All art copyright (c) Mike Kloepfer
"The level of achievement that we have at anything is a reflection of how well we were able to focus on it."
-Steve Vai

Wednesday, July 14, 2010

Cover art for "Burn The Ships"


More sketches.

The evolution of an idea.
I have had the same basic idea this whole time, as it develops, but there was something lacking. Then a friend of mine made a comment that unlocked the idea that has been skirting around the corners of my mind. Then I was looking through an old sketchbook and found a sketch of a ship in a harbor, and the silhouette of a figure in the foreground. That got the idea really going. So here is a new concept sketch:

Study paintings for the cover of my band's latest CD, Burn The Ships. This is just the setting. In the foreground will be a ship on fire (of course.)

Working out ideas with light, color, and composition. In the final piece, the ship will be more in the foreground and will dominate the composition - so the relative scale will have to change.

I tried both daytime and nighttime scenes. I like each one of them for different reasons.
The nighttime scene is more ominous and moody. definitely would be the choice if we were including the pirate song Pursuit - but that song was put on the back burner for now. :(

The daytime scene is beautiful - definitely the type of place I'd like to burn my ships, and reminiscent of how the New World must have looked to the explorers: lush, untamed paradise. But perhaps it's too pretty for a CD by a rock band.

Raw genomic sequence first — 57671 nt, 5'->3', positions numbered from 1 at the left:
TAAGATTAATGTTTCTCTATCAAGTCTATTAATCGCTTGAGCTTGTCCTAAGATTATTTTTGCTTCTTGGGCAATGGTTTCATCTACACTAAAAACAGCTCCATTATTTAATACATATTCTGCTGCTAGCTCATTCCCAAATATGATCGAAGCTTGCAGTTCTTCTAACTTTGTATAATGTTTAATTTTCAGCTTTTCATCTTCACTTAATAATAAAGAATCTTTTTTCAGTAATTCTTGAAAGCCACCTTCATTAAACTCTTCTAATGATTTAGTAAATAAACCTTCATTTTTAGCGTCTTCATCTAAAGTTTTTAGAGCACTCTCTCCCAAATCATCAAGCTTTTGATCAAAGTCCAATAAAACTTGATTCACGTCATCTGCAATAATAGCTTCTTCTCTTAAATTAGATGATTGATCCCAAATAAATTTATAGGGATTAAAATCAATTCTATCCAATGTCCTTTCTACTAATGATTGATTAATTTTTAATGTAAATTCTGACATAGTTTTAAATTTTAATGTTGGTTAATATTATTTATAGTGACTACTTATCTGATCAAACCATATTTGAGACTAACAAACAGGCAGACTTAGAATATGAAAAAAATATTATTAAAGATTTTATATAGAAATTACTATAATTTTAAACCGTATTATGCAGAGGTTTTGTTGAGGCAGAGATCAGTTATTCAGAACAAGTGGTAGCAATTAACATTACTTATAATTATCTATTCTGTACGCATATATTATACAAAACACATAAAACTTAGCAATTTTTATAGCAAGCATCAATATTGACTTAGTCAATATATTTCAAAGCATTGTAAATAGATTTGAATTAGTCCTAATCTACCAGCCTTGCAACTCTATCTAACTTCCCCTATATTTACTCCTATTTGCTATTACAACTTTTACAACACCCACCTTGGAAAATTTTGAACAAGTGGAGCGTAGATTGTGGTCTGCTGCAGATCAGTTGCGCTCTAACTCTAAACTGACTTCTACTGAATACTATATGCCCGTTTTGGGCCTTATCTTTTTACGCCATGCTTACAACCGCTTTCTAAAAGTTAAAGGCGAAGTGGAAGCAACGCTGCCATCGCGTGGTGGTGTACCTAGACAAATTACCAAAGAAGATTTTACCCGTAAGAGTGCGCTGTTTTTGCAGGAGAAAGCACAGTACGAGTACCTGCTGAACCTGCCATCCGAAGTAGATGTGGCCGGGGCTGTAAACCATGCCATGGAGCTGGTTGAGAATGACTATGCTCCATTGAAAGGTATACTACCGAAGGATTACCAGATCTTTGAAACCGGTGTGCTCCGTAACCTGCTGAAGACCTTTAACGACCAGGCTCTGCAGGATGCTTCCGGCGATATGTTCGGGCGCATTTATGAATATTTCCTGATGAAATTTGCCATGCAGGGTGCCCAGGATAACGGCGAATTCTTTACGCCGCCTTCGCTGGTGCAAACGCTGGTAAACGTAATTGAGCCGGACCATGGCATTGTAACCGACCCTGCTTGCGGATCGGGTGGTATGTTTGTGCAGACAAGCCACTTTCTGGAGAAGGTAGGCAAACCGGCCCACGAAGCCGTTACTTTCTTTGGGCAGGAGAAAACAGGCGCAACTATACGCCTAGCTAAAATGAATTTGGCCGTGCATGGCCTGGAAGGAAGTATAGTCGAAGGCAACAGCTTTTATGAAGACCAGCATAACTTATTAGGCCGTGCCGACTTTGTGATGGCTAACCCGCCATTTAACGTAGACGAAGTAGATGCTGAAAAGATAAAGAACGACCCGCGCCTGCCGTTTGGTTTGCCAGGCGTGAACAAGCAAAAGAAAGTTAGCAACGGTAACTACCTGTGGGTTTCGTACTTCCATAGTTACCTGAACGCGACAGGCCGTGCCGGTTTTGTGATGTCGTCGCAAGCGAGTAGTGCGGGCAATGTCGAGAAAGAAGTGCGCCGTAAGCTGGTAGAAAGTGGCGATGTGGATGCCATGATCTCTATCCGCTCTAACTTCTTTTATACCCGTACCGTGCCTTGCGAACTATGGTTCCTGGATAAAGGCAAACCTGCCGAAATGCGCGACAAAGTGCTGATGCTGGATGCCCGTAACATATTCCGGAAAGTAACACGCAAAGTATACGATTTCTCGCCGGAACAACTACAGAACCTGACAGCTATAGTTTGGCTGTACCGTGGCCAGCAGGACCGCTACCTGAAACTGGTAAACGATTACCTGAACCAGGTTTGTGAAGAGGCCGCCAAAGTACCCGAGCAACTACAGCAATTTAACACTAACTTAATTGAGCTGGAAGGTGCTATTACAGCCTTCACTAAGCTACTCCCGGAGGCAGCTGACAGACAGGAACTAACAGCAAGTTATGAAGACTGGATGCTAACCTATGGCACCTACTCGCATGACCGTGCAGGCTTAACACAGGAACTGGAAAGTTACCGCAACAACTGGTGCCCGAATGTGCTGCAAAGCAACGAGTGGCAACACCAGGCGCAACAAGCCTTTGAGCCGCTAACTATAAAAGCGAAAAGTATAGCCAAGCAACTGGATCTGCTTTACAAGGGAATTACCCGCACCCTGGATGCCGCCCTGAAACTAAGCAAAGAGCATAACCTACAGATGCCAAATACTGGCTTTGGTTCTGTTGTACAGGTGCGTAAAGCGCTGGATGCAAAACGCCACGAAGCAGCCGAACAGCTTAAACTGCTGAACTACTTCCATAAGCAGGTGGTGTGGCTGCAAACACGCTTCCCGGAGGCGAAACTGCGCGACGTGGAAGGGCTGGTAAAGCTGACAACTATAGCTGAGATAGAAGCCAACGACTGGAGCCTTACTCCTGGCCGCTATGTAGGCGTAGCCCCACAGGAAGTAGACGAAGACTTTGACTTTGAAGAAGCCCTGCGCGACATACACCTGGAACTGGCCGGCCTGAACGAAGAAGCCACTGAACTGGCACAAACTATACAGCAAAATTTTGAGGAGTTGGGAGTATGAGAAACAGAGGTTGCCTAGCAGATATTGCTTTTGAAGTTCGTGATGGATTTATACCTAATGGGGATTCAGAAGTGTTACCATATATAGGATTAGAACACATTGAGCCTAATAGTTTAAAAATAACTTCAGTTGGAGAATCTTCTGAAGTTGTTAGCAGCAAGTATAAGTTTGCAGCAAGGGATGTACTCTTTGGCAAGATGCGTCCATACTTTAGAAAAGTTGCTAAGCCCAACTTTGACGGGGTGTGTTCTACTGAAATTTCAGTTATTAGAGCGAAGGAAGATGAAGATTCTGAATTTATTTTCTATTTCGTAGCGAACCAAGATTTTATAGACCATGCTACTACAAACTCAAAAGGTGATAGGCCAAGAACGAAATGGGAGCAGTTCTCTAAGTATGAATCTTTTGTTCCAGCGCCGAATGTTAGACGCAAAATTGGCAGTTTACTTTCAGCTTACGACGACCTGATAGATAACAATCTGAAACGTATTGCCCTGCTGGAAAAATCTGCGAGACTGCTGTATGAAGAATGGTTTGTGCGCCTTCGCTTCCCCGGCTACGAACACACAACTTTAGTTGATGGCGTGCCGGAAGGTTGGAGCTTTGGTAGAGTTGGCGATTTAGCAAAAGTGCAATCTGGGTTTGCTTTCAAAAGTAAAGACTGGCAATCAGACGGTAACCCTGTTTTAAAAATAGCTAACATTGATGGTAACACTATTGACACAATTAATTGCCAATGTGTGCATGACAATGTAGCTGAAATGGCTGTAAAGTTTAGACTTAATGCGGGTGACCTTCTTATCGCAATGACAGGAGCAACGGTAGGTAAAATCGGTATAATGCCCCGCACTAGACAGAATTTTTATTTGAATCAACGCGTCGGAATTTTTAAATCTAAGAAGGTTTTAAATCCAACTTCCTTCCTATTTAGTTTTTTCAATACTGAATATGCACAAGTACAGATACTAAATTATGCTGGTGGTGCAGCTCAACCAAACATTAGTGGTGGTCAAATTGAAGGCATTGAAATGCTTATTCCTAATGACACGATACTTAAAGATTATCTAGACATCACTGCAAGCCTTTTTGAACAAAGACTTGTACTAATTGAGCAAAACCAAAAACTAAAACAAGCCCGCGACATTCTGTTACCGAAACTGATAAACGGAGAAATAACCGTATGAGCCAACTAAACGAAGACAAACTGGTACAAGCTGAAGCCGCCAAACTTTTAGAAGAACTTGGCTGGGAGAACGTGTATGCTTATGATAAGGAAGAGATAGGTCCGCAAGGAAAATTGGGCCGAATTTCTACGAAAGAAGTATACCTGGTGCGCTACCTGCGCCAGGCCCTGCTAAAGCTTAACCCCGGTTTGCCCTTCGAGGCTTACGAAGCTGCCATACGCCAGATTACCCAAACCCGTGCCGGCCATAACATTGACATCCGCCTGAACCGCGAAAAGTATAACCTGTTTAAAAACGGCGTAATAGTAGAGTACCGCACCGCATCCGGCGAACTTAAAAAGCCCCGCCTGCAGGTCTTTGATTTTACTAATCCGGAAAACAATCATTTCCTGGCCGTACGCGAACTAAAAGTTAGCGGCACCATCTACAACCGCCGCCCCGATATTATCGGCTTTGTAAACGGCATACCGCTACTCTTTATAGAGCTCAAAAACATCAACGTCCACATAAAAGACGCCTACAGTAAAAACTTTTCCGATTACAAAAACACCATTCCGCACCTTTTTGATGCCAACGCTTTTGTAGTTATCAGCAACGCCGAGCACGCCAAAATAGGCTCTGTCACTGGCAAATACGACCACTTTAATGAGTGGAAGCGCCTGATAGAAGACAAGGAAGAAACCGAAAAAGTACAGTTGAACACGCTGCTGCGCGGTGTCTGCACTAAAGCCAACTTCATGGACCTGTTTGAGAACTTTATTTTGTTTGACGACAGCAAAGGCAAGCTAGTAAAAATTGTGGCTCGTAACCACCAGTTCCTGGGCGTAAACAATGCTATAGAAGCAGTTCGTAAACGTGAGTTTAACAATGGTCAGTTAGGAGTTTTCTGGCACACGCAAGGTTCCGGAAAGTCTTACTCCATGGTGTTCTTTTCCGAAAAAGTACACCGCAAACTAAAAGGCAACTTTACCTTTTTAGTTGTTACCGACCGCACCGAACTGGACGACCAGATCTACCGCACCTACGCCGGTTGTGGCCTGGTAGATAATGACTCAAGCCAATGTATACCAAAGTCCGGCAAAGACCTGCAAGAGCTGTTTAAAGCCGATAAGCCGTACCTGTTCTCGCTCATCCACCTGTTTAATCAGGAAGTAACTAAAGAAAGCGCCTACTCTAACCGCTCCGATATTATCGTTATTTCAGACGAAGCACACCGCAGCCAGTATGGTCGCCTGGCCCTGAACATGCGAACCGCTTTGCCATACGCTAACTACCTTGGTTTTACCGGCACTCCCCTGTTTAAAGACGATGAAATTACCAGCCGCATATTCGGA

Ken said...

The *intent* of burning the ships wasn't all that bright, correct? If that's correct, wouldn't the darker one be more fitting?

With the darker one you'd also be better able to highlight the burning ship, right?

Just thinking out loud.

Mikey said...

I think you're right, Ken, and the night scene is more 'dramatic' -which is more suitable to the intended use (CD cover.)

The title 'Burn the Ships' is in reference to Cortez burning his ships, as a resolute act of complete commitment. There was no turning back after that.

I will probably do a full-on painting of the daytime scene anyway, so I'm not worried about whether or not it gets used... it will eventually. It's just too lush and gorgeous.

Ken said...

Yes, for Cortez it was an act of complete commitment and he may well have been happy about it.

What about the common sailor? How happy were they when their way home went up in flames?

Note that I don't have the historical context, so it may well have been a democratic vote and everyone was happy.

Somehow I doubt it.